Love and marriage: Franks to observe 60th wedding anniversaryAn ice cream sundae, a greeting card or a box of valentine candy are the simple tokens of affection shared by Jacob (Jake) and Florence Frank. Nearing their 60th wedding anniversary, the Franks spoke of their courtship with a Model A, their wedding at the Gaylord church and why their marriage has endured.
By: Linda Sailer, The Dickinson Press
An ice cream sundae, a greeting card or a box of valentine candy are the simple tokens of affection shared by Jacob (Jake) and Florence Frank.
Nearing their 60th wedding anniversary, the Franks spoke of their courtship with a Model A, their wedding at the Gaylord church and why their marriage has endured.
The Franks live on a farm 15 miles south of Dickinson and one mile off the highway. Jake grew up on that farmstead, while Florence lived south of Belfield near the Gaylord Church.
They met at a dance in the Gaylord Hall in 1948. The old-time music was provided by Dave Heck and Val Kubischta.
“I still can see that gal sitting over there on the other side,” said Jake. “That’s how people met each other — a lot at dances.”
Jake said dances were held monthly at Gaylord — usually on Sunday evenings.
“That was the entertainment at the time,” he added.
When the dance was over, they met again outside.
“Then I took her home with the Model A,” he said.
They saw each other every two weeks when the roads were passable. Sometimes, he’d take the family’s 1946 Chevy pickup.
“My dad purchased it new and it’s been in the family ever since,” said Jake.
Whenever possible, Jake would take short-cuts through the country roads — roads without gravel and having plenty of mud holes.
“It was a good thing I had a Model A,” he said.
“We went to shows,” added Florence.
“We would hold hands — that’s courtship,” joked Jake.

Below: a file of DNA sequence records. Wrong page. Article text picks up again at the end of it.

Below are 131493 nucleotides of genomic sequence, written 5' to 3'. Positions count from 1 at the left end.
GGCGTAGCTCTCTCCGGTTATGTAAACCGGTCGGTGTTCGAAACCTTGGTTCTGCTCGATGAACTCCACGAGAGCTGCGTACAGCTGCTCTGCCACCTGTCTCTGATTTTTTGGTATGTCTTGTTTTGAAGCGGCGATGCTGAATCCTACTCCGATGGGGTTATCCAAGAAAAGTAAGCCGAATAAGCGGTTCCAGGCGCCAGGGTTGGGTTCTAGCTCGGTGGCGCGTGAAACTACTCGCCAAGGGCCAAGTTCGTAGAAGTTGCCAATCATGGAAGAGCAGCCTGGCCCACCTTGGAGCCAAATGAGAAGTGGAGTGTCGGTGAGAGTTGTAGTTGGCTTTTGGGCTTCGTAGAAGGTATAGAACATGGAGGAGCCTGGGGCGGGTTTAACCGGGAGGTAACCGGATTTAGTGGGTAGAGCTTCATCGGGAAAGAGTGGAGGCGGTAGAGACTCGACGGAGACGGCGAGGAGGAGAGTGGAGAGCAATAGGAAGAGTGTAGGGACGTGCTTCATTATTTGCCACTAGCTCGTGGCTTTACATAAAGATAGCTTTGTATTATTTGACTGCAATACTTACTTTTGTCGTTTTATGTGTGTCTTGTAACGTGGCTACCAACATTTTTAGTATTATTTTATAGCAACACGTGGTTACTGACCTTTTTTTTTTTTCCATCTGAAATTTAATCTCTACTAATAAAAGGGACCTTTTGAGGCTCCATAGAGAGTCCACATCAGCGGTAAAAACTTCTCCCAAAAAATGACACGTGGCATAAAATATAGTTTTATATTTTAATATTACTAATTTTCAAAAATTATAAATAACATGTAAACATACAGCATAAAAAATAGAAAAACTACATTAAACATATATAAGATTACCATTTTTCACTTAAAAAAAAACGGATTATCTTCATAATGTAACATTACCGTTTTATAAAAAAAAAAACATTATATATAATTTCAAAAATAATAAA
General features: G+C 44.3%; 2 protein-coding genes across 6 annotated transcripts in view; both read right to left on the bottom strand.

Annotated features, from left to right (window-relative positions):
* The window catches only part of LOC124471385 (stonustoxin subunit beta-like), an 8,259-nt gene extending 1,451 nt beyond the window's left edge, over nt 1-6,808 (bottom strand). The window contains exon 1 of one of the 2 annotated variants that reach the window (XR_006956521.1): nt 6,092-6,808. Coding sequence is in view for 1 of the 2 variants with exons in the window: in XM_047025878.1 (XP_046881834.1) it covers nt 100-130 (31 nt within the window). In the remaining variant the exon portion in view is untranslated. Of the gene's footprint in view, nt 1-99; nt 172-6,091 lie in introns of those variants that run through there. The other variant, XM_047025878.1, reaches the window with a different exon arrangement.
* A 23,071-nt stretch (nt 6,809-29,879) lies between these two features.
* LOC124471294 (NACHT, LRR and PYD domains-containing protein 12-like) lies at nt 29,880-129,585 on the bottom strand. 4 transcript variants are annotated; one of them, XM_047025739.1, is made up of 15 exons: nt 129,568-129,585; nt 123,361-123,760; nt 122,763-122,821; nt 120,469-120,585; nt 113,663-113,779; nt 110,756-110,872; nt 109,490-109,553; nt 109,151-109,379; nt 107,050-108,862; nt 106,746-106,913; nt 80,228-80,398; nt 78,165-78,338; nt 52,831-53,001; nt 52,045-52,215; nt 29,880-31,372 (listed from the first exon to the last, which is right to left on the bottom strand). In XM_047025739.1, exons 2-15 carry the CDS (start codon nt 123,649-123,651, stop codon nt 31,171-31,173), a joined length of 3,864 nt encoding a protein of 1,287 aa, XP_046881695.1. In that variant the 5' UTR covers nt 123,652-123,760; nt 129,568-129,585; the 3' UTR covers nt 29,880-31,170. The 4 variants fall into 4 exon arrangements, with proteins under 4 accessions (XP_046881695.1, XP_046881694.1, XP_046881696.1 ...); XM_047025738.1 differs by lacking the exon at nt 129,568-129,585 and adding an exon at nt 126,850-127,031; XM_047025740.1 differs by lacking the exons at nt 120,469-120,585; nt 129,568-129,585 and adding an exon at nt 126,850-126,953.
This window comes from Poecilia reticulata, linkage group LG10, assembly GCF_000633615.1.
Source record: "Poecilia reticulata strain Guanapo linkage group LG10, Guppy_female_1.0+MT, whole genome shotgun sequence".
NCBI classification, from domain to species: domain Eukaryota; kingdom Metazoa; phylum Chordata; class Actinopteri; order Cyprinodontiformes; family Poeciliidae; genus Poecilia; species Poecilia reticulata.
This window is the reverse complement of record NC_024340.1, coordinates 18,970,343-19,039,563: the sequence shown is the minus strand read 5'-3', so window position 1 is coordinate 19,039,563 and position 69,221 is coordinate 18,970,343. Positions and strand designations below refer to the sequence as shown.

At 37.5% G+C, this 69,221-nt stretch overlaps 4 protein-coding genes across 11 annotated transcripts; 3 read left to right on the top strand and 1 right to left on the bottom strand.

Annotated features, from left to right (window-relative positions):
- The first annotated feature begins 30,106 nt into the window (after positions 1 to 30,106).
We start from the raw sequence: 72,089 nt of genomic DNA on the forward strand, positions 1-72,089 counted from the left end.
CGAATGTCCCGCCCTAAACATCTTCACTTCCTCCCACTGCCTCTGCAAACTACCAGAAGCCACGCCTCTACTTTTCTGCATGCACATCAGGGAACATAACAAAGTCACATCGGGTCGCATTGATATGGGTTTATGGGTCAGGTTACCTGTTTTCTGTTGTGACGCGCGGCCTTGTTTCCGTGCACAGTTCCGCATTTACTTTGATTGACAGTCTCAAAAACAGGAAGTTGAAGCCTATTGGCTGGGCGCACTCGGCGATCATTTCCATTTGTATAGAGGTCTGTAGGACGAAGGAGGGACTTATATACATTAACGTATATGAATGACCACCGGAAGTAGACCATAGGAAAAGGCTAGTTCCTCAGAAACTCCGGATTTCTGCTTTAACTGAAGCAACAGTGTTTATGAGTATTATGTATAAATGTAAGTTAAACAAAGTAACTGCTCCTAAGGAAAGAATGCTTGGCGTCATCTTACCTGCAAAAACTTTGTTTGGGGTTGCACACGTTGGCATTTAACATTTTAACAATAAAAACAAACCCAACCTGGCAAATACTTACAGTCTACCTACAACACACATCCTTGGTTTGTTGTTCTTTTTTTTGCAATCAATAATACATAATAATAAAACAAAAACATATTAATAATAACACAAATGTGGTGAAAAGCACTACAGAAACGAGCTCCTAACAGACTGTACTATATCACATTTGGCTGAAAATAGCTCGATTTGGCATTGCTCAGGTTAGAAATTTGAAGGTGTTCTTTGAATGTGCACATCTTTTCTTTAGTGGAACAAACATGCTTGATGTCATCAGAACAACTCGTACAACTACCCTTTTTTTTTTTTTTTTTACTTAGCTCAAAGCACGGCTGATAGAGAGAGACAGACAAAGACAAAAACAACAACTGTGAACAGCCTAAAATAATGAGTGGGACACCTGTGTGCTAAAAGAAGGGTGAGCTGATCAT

Many times, they went with friends, he added.
Without a telephone, they kept in contact with letters.
“The mailman who had their route remembers when we were corresponding,” said Jake.
They saved the letters until the children came along, he added.
After two years of courtship, Jake’s parents grew tired of his long trips and suggested he find a girl in the neighborhood.
“But this one was better,” said Jake.
Eventually, he asked Florence’s father for permission to marry her.
“He said, ‘I guess so.’ That was the start,” said Jake.
“He gave me a ring at a dance,” added Florence.
“Those days, all you had to do was go to the priest three weeks in advance for instructions,” said Jake.
They were married Oct. 23, 1950, at the Gaylord Church, with dinner and supper served in the Gaylord Hall and a dance in the South Heart Hall. Pete Lindemann provided the music.
Florence said they didn’t have a honeymoon.
“We stayed at her folk’s place a couple days and then went to the farm. It was work, work, work,” said Jake. “But our first honeymoon was when we were married 24 years. We went by train to Oregon with my sister and husband.”
The couple rented a farm west of Scheffield for several years and lived in Billings, Mont., for a year. In 1957, Jake’s mother asked them to return to the homestead, giving them first chance at buying the farm.
“We’ve been here ever since,” he said.
The four-generation farm was sold to their son Jeff. Their other children are Ann, Liz, Edward, Bill, Cindy, Gordon and Larry. They also have 10 grandchildren.
Jake shares his recipe for a successful marriage: “First of all, pray together, work together, play together and fourth, I give my wife 60 percent and you take 40 percent.”
Jake describes Florence as a good wife and a good mother.
Florence said of Jake, “He knows everybody. He likes to stand and talk.”
The family is planning a 60th wedding anniversary party in September, when all the children can come home.